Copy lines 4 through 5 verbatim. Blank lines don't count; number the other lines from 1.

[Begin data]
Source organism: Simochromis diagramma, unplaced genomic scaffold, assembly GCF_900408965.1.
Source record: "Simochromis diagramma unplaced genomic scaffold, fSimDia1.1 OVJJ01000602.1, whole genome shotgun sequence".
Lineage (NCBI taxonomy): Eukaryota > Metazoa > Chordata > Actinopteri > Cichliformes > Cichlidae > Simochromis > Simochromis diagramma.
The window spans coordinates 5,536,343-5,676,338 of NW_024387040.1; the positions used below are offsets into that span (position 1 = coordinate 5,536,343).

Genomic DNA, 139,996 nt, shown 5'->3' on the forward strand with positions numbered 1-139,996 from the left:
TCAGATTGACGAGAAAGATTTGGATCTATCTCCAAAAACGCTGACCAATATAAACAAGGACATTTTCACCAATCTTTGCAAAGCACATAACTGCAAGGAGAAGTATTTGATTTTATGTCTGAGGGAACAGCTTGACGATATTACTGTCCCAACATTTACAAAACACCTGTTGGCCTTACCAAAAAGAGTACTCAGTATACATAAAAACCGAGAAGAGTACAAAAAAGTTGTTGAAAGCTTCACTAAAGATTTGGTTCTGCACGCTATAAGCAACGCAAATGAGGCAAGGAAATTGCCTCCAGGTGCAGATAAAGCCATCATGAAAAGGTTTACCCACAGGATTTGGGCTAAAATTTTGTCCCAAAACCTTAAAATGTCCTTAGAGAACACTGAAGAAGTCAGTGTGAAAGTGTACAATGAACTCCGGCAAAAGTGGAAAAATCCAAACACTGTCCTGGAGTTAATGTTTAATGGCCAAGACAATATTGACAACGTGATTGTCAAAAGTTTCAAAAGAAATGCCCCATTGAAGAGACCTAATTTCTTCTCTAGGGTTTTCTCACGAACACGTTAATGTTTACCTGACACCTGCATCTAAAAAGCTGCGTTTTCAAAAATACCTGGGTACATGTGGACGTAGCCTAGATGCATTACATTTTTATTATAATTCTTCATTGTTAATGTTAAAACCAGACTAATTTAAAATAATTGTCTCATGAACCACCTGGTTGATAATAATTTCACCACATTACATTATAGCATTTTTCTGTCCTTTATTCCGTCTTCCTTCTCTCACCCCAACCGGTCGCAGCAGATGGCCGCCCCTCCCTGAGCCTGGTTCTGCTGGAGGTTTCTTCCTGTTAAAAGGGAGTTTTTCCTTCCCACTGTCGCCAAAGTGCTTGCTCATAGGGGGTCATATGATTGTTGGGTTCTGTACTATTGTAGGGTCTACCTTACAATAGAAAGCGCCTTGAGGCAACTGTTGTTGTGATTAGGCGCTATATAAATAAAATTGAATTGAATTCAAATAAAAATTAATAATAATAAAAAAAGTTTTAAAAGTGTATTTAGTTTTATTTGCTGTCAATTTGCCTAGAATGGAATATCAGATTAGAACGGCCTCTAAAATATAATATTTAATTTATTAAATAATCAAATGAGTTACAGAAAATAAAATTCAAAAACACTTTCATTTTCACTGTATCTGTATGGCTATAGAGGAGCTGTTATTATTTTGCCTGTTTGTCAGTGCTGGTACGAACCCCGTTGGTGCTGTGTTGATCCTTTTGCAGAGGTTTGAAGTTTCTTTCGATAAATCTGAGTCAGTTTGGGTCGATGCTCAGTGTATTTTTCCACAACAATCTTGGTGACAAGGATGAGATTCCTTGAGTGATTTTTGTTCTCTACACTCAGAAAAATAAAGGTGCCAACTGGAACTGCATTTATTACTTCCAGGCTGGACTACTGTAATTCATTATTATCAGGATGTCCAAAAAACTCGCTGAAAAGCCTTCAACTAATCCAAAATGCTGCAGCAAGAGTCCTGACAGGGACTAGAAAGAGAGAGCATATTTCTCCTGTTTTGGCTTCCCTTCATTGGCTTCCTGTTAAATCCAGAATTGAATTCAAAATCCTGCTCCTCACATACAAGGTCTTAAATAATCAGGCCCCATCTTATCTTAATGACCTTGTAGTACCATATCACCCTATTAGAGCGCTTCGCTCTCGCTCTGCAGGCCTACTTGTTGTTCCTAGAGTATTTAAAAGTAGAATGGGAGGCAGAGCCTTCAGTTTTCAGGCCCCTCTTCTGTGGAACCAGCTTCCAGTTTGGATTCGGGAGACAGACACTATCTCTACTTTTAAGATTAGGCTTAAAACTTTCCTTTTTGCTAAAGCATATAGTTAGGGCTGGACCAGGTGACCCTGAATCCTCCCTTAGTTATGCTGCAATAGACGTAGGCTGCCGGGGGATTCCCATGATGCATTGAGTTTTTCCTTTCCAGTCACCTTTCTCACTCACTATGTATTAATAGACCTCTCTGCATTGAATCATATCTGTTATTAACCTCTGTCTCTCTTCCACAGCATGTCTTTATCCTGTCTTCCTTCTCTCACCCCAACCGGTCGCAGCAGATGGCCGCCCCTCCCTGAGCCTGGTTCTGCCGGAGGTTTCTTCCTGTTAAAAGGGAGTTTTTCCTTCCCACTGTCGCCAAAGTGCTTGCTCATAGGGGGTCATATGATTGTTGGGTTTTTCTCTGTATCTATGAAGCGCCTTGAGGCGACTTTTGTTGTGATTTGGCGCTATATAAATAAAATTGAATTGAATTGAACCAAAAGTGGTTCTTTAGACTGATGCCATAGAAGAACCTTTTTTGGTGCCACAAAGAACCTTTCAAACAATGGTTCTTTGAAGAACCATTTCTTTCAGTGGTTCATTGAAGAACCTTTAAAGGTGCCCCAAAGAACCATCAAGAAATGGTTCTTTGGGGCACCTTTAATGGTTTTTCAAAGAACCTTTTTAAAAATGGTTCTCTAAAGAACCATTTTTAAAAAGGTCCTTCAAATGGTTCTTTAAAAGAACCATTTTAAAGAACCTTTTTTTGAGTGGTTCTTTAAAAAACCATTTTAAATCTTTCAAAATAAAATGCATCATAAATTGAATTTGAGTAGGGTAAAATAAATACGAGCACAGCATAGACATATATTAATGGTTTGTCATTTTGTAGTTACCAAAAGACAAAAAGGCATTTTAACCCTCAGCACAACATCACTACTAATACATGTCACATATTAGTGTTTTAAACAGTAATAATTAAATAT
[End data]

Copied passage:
The window spans coordinates 5,536,343-5,676,338 of NW_024387040.1; the positions used below are offsets into that span (position 1 = coordinate 5,536,343).

Genomic DNA, 139,996 nt, shown 5'->3' on the forward strand with positions numbered 1-139,996 from the left: